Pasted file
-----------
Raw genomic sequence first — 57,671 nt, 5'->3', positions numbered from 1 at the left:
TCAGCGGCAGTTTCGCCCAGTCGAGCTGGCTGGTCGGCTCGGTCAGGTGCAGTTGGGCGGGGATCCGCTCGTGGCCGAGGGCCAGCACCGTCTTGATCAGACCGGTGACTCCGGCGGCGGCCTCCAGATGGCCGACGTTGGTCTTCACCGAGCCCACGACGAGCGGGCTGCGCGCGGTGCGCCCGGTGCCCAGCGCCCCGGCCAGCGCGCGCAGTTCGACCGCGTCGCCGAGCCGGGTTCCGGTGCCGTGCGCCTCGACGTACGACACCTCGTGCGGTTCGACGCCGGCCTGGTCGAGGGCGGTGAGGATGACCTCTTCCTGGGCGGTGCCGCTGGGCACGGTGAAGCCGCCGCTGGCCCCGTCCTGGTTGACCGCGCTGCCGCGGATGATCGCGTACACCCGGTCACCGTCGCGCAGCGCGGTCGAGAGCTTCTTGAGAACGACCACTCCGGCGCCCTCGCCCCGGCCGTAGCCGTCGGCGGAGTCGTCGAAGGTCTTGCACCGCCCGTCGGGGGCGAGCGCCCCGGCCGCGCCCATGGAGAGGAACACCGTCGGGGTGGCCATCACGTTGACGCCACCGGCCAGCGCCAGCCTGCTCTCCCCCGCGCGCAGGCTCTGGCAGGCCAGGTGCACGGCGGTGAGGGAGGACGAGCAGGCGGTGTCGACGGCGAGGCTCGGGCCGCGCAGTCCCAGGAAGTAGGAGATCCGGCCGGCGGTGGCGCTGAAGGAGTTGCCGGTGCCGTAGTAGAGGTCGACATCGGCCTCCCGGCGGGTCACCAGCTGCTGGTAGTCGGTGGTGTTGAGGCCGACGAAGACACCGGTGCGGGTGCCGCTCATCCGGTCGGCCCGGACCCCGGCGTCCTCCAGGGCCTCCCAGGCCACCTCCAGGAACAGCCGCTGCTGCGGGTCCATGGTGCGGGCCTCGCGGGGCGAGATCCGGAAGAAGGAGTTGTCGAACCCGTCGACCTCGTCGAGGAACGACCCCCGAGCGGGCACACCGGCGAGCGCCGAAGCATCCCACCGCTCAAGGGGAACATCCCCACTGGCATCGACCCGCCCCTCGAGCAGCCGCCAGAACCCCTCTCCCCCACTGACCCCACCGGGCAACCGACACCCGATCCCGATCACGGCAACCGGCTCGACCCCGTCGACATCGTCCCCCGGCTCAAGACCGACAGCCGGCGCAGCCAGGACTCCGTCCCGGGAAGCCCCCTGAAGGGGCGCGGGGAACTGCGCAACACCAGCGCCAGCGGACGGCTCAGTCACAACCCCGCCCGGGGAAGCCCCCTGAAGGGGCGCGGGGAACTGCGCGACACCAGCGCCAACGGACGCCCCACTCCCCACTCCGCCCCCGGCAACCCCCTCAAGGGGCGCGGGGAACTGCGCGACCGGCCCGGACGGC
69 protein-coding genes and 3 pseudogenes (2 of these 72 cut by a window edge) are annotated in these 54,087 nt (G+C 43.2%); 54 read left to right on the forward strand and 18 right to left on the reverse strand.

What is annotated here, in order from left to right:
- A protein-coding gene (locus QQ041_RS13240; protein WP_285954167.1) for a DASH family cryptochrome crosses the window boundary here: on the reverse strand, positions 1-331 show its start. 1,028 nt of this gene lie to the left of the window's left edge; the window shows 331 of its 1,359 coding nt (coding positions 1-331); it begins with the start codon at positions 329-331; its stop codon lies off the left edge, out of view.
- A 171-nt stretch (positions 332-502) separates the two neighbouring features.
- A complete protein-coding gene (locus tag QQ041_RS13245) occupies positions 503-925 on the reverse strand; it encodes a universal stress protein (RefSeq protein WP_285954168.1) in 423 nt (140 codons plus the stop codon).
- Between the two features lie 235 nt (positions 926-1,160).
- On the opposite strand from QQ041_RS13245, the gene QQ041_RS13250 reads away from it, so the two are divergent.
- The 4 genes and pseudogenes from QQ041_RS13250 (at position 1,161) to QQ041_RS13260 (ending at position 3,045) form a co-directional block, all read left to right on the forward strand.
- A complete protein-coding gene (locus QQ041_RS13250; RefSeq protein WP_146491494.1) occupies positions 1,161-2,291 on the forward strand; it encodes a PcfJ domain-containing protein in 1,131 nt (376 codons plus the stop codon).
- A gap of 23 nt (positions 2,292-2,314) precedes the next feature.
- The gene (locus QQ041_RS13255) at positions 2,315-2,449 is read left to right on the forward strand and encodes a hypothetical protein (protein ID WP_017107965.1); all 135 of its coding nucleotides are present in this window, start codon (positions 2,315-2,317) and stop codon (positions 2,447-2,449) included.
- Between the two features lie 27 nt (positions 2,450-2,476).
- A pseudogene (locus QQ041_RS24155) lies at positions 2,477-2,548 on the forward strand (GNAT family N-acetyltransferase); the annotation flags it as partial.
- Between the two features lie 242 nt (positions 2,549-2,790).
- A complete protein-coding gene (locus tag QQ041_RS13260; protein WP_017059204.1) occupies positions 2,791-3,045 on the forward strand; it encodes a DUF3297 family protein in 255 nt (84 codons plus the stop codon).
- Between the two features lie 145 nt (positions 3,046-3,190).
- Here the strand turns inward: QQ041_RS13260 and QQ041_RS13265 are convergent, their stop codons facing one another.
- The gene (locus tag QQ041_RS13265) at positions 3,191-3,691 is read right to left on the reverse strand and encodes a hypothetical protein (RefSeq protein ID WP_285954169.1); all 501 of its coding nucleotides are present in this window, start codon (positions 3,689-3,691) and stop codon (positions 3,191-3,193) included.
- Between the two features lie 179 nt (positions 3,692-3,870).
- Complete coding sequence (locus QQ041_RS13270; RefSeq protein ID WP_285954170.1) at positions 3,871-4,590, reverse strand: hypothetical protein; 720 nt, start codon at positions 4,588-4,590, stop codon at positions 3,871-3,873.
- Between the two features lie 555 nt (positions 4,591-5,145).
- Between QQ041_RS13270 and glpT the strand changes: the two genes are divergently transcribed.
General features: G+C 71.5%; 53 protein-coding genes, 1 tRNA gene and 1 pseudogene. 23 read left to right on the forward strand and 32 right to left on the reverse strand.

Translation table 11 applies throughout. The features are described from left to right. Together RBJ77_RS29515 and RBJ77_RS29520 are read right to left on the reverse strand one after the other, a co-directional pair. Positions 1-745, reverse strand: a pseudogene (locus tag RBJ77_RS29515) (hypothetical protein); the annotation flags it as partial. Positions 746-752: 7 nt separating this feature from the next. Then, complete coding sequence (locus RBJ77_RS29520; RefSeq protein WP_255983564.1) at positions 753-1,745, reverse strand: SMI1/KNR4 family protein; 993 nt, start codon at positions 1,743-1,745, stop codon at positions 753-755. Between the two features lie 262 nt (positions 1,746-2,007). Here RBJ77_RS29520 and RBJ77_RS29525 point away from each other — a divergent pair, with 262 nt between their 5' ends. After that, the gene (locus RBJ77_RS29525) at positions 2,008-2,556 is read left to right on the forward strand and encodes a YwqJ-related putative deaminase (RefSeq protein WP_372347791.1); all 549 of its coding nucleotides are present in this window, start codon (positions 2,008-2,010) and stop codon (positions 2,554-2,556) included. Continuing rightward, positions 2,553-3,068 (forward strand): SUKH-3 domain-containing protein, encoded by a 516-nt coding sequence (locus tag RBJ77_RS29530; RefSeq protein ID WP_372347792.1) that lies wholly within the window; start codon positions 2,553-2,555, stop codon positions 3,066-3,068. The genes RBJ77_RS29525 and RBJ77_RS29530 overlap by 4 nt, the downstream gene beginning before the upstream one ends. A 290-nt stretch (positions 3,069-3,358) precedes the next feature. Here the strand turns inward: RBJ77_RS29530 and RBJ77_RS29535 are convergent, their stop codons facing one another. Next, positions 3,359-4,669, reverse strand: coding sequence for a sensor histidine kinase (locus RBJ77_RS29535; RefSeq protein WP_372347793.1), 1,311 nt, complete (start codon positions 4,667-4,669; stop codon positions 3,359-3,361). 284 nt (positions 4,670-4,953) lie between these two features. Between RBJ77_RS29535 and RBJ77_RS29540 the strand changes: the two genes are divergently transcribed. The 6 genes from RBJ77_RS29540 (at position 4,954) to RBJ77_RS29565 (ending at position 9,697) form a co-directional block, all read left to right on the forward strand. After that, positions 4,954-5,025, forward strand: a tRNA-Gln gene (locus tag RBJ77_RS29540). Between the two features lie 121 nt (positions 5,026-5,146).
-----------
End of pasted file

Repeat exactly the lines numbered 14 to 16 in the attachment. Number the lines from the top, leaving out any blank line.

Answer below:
- Between the two features lie 27 nt (positions 2,450-2,476).
- A pseudogene (locus QQ041_RS24155) lies at positions 2,477-2,548 on the forward strand (GNAT family N-acetyltransferase); the annotation flags it as partial.
- Between the two features lie 242 nt (positions 2,549-2,790).